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  1. Earth-abundant manganese-based oxides have emerged as promising alternatives to noble-metal-based catalysts for the oxygen evolution reaction (OER) in acidic conditions; however, their inferior activity and stability present critical challenges for the sustainable production of hydrogen via water electrolysis. Moving beyond oxides, heteroanionic materials, which incorporate anions with lower electronegativity than oxygen, have shown potential for improving the OER performance, but a detailed understanding of the underlying mechanisms is lacking. Here, we investigate manganese based oxychlorides (Mn8O10Cl3 and FeMn7O10Cl3) that exhibit excellent activity and stability for acidic OER to elucidate material property dynamics and correlate them with OER behaviors. Our rigorous electrochemical stability testing reveals that the high operating potential mitigates Mn dissolution over prolonged exposure to the OER conditions. Through a combination of ex situ and in situ surface and bulk-sensitive X-ray spectroscopy analyses, we observe a trade-off between increasing Mn valence and maintaining structural integrity, which results in dynamic bond length changes within the [MnCl6] octahedra during the activation and degradation processes of these oxychloride catalysts. This study provides insights into the fundamental relationships between the chemical, electronic, and geometric properties of the catalysts and their electrocatalytic outcomes.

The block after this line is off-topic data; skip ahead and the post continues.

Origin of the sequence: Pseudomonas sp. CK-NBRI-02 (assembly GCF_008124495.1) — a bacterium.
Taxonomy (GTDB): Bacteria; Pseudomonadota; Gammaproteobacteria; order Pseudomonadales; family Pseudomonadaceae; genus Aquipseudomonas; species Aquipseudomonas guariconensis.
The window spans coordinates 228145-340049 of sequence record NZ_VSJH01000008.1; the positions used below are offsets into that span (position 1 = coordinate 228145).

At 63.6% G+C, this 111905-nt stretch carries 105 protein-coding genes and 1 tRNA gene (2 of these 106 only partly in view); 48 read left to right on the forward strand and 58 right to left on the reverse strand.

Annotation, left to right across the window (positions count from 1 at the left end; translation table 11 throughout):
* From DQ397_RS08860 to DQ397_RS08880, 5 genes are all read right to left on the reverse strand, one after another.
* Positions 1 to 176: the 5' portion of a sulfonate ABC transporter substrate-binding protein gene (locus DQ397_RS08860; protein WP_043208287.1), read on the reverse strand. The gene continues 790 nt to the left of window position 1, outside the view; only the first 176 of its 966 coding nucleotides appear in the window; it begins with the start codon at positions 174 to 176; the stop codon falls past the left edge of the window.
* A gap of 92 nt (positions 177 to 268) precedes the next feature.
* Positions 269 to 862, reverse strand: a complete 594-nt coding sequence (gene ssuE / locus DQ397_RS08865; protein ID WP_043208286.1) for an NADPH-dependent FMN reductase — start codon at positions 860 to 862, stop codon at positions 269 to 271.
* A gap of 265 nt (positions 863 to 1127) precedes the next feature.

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    Free, publicly-accessible full text available February 13, 2025
  2. Earth-abundant, cost-effective electrode materials are essential for sustainable rechargeable batteries and global decarbonization. Manganese dioxide (MnO2) and hard carbon both exhibit high structural and chemical tunability, making them excellent electrode candidates for batteries. Herein, we elucidate the impact of electrolytes on the cycling performance of commercial electrolytic manganese dioxide in Li chemistry. We leverage synchrotron X-ray analysis to discern the chemical state and local structural characteristics of Mn during cycling, as well as to quantify the Mn deposition on the counter electrode. By using an ether-based electrolyte instead of conventional carbonate electrolytes, we circumvent the formation of a surface Mn(II)-layer and Mn dissolution from LixMnO2. Consequently, we achieved an impressive ∼100% capacity retention for MnO2after 300 cycles at C/3. To create a lithium metal-lean full cell, we introduce hard carbon as the anode which is compatible with ether-based electrolytes. Commercial hard carbon delivers a specific capacity of ∼230 mAh g−1at 0.1 A g−1without plateau, indicating a surface-adsorption mechanism. The resulting manganese dioxide||hard carbon full cell exhibits stable cycling and high Coulombic efficiency. Our research provides a promising solution to develop cost-effective, scalable, and safe energy storage solutions using widely available manganese oxide and hard carbon materials.

     
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    Free, publicly-accessible full text available March 27, 2025
  3. Abstract